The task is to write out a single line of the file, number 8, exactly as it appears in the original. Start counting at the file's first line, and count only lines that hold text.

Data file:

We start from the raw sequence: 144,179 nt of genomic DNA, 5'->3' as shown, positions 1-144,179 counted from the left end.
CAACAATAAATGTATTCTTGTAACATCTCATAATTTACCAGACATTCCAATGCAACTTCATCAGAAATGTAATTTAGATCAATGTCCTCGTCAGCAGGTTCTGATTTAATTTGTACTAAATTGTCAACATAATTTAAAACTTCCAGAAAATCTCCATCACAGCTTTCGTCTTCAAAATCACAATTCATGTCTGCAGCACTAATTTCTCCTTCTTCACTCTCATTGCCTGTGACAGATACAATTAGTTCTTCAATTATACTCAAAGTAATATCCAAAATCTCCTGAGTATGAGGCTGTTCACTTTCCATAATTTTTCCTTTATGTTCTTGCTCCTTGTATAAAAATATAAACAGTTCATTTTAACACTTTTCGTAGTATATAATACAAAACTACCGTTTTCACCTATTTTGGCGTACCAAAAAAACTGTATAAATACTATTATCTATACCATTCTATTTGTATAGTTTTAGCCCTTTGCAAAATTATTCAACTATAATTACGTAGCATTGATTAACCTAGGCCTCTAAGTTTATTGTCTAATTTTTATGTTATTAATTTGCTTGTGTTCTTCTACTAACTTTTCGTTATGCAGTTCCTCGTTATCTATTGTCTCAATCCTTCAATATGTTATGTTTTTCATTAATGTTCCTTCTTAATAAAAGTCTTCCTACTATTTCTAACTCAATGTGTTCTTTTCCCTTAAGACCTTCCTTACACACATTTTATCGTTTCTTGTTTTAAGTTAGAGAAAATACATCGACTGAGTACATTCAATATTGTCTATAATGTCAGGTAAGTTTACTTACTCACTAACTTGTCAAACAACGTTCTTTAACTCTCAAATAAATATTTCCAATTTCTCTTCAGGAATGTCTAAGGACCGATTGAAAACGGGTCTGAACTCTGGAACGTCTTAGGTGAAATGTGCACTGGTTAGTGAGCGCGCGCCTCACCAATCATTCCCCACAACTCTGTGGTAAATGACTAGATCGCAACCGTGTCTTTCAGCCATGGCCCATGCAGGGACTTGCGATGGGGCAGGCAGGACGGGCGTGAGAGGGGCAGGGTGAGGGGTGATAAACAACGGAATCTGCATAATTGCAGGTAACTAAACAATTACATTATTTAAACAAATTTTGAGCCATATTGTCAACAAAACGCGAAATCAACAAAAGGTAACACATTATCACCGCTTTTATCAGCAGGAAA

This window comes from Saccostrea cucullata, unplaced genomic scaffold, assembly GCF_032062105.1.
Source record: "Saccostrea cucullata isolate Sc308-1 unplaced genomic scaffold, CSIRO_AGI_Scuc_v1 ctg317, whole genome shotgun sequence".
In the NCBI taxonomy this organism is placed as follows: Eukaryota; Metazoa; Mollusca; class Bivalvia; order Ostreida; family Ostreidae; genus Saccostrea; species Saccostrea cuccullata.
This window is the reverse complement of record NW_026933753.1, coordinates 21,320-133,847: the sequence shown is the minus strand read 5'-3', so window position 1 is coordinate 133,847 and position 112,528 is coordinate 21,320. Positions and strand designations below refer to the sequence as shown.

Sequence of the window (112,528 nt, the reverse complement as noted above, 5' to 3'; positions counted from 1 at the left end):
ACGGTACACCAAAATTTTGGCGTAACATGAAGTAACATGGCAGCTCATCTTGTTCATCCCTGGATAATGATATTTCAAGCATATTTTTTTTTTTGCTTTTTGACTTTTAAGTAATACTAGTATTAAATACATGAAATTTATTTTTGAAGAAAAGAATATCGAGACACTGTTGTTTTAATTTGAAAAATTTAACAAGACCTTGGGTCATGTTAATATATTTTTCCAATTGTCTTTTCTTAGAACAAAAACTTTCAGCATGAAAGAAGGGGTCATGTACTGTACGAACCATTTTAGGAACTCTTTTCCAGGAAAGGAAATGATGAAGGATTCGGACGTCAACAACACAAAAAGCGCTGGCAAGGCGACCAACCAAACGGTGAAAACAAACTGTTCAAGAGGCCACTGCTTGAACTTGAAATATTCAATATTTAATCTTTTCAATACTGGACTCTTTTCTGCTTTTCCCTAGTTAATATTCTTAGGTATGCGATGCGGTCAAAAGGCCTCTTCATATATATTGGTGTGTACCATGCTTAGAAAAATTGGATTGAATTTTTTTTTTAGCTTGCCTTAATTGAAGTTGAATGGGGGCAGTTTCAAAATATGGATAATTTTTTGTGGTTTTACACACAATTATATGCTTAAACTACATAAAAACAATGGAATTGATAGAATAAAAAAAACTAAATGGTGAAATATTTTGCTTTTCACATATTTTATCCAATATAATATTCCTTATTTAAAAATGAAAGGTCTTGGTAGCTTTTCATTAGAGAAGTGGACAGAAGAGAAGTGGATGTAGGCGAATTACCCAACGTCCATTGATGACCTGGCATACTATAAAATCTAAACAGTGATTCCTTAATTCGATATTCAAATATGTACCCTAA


ACGGTACACCAAAATTTTGGCGTAACATGAAGTAACATGGCAGCTCATCTTGTTCATCCCTGGATAATGATATTTCAAGCATATTTTTTTTTTTGCTTTTTGACTTTTAAGTAATACTAGTATTAAATACATGAAATTTATTTTTGAAGAAAAGAATATCGAGACACTGTTGTTTTAATTTGAAAAATTTAACAAGACCTTGGGTCATGTTAATATATTTTTCCAATTGTCTTTTCTTAGAACAAAAACTTTCAGCATGAAAGAAGGGGTCATGTACTGTACGAACCATTTTAGGAACTCTTTTCCAGGAAAGGAAATGATGAAGGATTCGGACGTCAACAACACAAAAAGCGCTGGCAAGGCGACCAACCAAACGGTGAAAACAAACTGTTCAAGAGGCCACTGCTTGAACTTGAAATATTCAATATTTAATCTTTTCAATACTGGACTCTTTTCTGCTTTTCCCTAGTTAATATTCTTAGGTATGCGATGCGGTCAAAAGGCCTCTTCATATATATTGGTGTGTACCATGCTTAGAAAAATTGGATTGAATTTTTTTTTTAGCTTGCCTTAATTGAAGTTGAATGGGGGCAGTTTCAAAATATGGATAATTTTTTGTGGTTTTACACACAATTATATGCTTAAACTACATAAAAACAATGGAATTGATAGAATAAAAAAAACTAAATGGTGAAATATTTTGCTTTTCACATATTTTATCCAATATAATATTCCTTATTTAAAAATGAAAGGTCTTGGTAGCTTTTCATTAGAGAAGTGGACAGAAGAGAAGTGGATGTAGGCGAATTACCCAACGTCCATTGATGACCTGGCATACTATAAAATCTAAACAGTGATTCCTTAATTCGATATTCAAATATGTACCCTAA